The role of prāna entails that choices can be abstracted from a process description and a material system can appear to work automatically due to ‘forces’ and without conscious intervention,..

The sentence continues but it switches to the view of the materialists and doesn’t clarify the quoted part. I don’t get “abstracted from a process description” at all. When we talk about abstracts we are supposed to move UP the semantic tree but here “abstracted” means creating contingent phenomena further DOWN. Perhaps in a sense that once the phenomena is manifested it becomes an abstract, a symbol for the next step. How that leads to perception of independent “forces” is unclear, but we do see forces acting out without our participation all the time.

Maybe the author means that we do not see the “abstraction” process of converting karma and choices associated with it into reality, which is done by prāṇa, which is the actual reason for the appearance of “forces”. It would sort of make sense – what we see as a “force” is actually someone’s desire to maintain his system or to project his desires into the world. We can’t perceive neither praṇa nor karma and to us “forces” simply exist and we need another explanation for them.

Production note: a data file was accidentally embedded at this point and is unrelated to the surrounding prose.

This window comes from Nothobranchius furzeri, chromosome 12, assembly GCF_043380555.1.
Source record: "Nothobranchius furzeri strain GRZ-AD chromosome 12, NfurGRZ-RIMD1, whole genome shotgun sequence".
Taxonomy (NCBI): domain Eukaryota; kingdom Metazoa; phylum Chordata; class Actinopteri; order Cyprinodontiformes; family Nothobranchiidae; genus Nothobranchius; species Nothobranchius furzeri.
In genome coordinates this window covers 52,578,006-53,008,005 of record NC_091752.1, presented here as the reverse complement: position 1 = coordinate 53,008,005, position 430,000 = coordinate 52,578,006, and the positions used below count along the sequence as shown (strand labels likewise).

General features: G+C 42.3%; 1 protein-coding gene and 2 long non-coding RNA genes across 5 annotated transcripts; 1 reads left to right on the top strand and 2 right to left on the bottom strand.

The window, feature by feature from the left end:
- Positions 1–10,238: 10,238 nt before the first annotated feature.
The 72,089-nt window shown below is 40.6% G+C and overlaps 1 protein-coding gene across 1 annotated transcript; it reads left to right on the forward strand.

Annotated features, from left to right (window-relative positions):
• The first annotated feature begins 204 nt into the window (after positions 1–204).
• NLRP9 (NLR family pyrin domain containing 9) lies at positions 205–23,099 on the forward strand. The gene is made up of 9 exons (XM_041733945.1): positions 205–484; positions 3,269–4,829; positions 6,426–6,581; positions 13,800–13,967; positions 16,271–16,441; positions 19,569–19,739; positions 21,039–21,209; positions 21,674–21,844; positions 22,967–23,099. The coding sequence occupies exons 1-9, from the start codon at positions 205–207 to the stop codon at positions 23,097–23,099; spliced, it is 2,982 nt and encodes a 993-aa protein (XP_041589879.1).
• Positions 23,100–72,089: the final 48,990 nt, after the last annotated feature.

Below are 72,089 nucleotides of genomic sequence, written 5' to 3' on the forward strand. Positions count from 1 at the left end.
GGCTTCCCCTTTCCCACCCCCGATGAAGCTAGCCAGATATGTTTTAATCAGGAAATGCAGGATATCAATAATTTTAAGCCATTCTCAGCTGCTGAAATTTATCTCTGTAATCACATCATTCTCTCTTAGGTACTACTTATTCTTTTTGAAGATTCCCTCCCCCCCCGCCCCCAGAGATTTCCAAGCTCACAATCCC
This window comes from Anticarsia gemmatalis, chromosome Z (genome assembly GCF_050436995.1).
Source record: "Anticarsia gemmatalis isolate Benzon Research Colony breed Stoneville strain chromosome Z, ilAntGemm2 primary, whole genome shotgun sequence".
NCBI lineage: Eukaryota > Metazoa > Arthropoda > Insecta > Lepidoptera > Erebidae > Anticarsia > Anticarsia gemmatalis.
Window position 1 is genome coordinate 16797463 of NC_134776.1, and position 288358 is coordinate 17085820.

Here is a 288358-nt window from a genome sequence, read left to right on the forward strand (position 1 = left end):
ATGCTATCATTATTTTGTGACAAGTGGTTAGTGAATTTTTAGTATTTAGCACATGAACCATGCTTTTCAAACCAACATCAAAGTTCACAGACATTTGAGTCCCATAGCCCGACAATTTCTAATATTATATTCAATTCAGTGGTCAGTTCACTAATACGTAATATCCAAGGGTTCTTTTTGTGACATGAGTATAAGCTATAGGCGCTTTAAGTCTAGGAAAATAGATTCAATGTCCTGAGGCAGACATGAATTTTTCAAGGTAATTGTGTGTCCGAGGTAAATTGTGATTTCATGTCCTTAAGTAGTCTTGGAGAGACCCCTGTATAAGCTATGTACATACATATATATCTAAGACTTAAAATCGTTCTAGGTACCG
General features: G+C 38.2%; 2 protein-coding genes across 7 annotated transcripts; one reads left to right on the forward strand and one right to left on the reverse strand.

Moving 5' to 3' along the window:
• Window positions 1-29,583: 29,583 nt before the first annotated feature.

The rest of the chapter deals with the differences between Sāṅkhya and materialism in this area and I will try to make more sense of it tomorrow.

Vanity thought #1757. VC – prana

Link: “Mystic Universe: An Introduction to Vedic Cosmology”.

Yesterday it was established that gravity is only one case of the workings of prāṇa and so to understand gravity we need to know how prāṇa works, first. The book notes several times on this matter that while gravity itself is simple in science (two bodies with mass attract each other), its explanation in Sāṅkhya is rather complicated. The reason for this is that once science builds theories to explain gravity and something else, like speed of light or time, their theories become far more complicated than Sāṅkhya and there’s no resolution in sight. Simplicity in one area covers complexity in other related fields, while Sāṅkhya’s prāṇa is “learn once, apply everywhere”.

Prāṅa is a curious thing because it pops up everywhere in our literature, including the eighth verse of Śikṣāṣṭaka where Kṛṣṇa is addressed by Rādhārāṇī as Prāṇa-nātha, the “Lord of My Life” (CC Antya 20.47), but it is never listed among material elements nor by Kṛṣṇa nor by Lord Kapila, nor by Prabhupāda, nor in any other Sāṅkhya literature, afaik. It looks like one of those “everybody knows” concepts we have not been initiated into. It is central to many descriptions of how the world works in Sāṅkhya but never explained in it. Yoga, Sāṅkhya’s sister disciple, is all about controlling prāṇa, too.